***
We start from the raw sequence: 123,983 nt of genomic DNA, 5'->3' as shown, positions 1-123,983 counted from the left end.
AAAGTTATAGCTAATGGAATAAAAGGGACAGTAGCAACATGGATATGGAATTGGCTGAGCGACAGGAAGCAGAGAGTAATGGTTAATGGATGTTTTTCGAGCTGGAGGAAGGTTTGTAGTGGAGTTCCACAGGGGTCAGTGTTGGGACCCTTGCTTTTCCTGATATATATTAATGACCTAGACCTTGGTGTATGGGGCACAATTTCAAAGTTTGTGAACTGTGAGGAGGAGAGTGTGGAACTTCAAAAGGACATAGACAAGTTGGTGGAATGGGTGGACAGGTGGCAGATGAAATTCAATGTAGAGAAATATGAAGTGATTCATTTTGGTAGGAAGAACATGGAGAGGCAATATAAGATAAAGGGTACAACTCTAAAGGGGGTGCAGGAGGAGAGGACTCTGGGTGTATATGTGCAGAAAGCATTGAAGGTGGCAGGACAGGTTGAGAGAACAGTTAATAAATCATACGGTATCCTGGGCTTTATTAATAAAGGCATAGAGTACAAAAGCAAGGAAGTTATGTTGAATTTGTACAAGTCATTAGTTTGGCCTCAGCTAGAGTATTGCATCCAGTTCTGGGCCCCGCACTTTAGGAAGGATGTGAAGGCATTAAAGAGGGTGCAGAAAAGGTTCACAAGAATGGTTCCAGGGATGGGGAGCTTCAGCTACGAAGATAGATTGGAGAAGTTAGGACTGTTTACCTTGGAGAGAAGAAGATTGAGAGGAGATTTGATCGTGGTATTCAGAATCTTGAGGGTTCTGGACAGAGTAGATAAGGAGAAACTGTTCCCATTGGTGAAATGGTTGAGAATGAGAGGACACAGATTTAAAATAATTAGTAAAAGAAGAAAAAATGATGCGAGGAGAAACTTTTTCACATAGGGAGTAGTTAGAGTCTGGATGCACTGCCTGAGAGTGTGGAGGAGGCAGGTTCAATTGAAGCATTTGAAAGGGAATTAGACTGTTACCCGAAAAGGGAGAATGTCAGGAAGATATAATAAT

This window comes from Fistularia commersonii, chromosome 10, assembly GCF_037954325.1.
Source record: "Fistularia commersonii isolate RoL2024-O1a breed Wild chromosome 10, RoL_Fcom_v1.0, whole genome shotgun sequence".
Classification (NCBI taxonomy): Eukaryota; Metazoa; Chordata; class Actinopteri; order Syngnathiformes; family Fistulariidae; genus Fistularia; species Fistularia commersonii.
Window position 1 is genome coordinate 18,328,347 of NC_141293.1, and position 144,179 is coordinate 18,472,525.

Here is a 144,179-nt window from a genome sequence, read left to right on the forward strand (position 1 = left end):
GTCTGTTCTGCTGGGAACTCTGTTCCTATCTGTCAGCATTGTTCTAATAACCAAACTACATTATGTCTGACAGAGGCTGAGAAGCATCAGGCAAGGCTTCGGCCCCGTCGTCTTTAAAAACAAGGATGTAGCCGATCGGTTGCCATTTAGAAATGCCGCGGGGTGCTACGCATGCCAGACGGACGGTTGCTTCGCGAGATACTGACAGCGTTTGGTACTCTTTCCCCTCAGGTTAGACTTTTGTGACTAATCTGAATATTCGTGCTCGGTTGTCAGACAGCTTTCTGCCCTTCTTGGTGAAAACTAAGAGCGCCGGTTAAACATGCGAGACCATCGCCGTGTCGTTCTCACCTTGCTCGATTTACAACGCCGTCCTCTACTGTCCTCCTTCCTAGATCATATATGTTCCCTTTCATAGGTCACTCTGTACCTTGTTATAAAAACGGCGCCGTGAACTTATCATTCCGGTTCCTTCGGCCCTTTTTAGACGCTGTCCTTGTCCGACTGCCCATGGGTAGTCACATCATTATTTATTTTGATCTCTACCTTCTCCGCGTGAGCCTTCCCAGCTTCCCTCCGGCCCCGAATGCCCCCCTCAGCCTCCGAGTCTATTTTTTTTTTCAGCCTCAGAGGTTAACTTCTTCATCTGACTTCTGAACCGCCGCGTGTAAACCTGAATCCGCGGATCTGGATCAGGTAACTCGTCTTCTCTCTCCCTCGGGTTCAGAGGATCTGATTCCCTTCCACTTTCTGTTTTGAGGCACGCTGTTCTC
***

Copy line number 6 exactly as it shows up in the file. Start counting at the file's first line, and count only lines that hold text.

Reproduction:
Window position 1 is genome coordinate 18,328,347 of NC_141293.1, and position 144,179 is coordinate 18,472,525.